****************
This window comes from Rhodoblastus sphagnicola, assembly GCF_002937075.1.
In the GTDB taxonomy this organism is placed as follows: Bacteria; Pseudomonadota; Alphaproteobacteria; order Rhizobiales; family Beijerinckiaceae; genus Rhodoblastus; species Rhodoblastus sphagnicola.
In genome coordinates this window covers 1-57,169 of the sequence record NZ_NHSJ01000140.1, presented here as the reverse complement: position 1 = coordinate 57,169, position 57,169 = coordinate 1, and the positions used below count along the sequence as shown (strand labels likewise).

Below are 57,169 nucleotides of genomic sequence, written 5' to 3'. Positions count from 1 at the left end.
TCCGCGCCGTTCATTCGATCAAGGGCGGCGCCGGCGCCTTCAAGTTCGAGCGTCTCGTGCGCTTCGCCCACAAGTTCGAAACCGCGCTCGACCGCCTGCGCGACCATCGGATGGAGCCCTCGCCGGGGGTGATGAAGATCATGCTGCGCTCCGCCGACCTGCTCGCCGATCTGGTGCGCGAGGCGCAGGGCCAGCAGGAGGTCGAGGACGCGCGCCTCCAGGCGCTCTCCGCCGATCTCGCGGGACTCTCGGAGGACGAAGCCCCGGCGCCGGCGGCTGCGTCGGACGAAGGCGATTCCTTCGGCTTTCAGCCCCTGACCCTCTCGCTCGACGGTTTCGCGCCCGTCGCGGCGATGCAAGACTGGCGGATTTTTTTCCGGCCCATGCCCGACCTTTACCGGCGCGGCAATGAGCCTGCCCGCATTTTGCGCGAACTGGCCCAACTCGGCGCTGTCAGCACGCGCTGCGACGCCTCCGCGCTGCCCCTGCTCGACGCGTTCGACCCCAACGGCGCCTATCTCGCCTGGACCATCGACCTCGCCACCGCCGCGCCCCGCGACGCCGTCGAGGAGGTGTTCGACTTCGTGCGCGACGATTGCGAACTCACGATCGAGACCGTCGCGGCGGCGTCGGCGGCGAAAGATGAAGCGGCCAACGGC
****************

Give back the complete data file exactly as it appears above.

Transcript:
This window comes from Rhodoblastus sphagnicola, assembly GCF_002937075.1.
In the GTDB taxonomy this organism is placed as follows: Bacteria; Pseudomonadota; Alphaproteobacteria; order Rhizobiales; family Beijerinckiaceae; genus Rhodoblastus; species Rhodoblastus sphagnicola.
In genome coordinates this window covers 1-57,169 of the sequence record NZ_NHSJ01000140.1, presented here as the reverse complement: position 1 = coordinate 57,169, position 57,169 = coordinate 1, and the positions used below count along the sequence as shown (strand labels likewise).

Below are 57,169 nucleotides of genomic sequence, written 5' to 3'. Positions count from 1 at the left end.
TCCGCGCCGTTCATTCGATCAAGGGCGGCGCCGGCGCCTTCAAGTTCGAGCGTCTCGTGCGCTTCGCCCACAAGTTCGAAACCGCGCTCGACCGCCTGCGCGACCATCGGATGGAGCCCTCGCCGGGGGTGATGAAGATCATGCTGCGCTCCGCCGACCTGCTCGCCGATCTGGTGCGCGAGGCGCAGGGCCAGCAGGAGGTCGAGGACGCGCGCCTCCAGGCGCTCTCCGCCGATCTCGCGGGACTCTCGGAGGACGAAGCCCCGGCGCCGGCGGCTGCGTCGGACGAAGGCGATTCCTTCGGCTTTCAGCCCCTGACCCTCTCGCTCGACGGTTTCGCGCCCGTCGCGGCGATGCAAGACTGGCGGATTTTTTTCCGGCCCATGCCCGACCTTTACCGGCGCGGCAATGAGCCTGCCCGCATTTTGCGCGAACTGGCCCAACTCGGCGCTGTCAGCACGCGCTGCGACGCCTCCGCGCTGCCCCTGCTCGACGCGTTCGACCCCAACGGCGCCTATCTCGCCTGGACCATCGACCTCGCCACCGCCGCGCCCCGCGACGCCGTCGAGGAGGTGTTCGACTTCGTGCGCGACGATTGCGAACTCACGATCGAGACCGTCGCGGCGGCGTCGGCGGCGAAAGATGAAGCGGCCAACGGC